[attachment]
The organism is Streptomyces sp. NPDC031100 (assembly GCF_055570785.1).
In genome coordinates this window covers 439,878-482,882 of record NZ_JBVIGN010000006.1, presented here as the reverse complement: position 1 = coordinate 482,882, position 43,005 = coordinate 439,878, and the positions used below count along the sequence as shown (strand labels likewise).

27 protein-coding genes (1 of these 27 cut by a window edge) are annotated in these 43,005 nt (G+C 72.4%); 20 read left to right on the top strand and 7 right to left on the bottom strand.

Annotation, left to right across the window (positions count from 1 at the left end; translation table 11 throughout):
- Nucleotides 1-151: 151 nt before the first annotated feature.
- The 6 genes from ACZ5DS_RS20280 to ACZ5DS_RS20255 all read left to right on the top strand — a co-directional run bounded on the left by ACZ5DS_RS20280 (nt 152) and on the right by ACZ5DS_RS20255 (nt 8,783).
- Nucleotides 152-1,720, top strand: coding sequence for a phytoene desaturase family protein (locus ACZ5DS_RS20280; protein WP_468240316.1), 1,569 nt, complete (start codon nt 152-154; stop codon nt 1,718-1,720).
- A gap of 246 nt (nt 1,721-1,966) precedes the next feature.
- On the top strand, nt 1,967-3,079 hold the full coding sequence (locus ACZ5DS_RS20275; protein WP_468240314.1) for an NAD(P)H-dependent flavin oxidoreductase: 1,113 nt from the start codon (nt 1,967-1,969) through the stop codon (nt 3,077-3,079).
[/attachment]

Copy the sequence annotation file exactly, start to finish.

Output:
The organism is Streptomyces sp. NPDC031100 (assembly GCF_055570785.1).
In genome coordinates this window covers 439,878-482,882 of record NZ_JBVIGN010000006.1, presented here as the reverse complement: position 1 = coordinate 482,882, position 43,005 = coordinate 439,878, and the positions used below count along the sequence as shown (strand labels likewise).

27 protein-coding genes (1 of these 27 cut by a window edge) are annotated in these 43,005 nt (G+C 72.4%); 20 read left to right on the top strand and 7 right to left on the bottom strand.

Annotation, left to right across the window (positions count from 1 at the left end; translation table 11 throughout):
- Nucleotides 1-151: 151 nt before the first annotated feature.
- The 6 genes from ACZ5DS_RS20280 to ACZ5DS_RS20255 all read left to right on the top strand — a co-directional run bounded on the left by ACZ5DS_RS20280 (nt 152) and on the right by ACZ5DS_RS20255 (nt 8,783).
- Nucleotides 152-1,720, top strand: coding sequence for a phytoene desaturase family protein (locus ACZ5DS_RS20280; protein WP_468240316.1), 1,569 nt, complete (start codon nt 152-154; stop codon nt 1,718-1,720).
- A gap of 246 nt (nt 1,721-1,966) precedes the next feature.
- On the top strand, nt 1,967-3,079 hold the full coding sequence (locus ACZ5DS_RS20275; protein WP_468240314.1) for an NAD(P)H-dependent flavin oxidoreductase: 1,113 nt from the start codon (nt 1,967-1,969) through the stop codon (nt 3,077-3,079).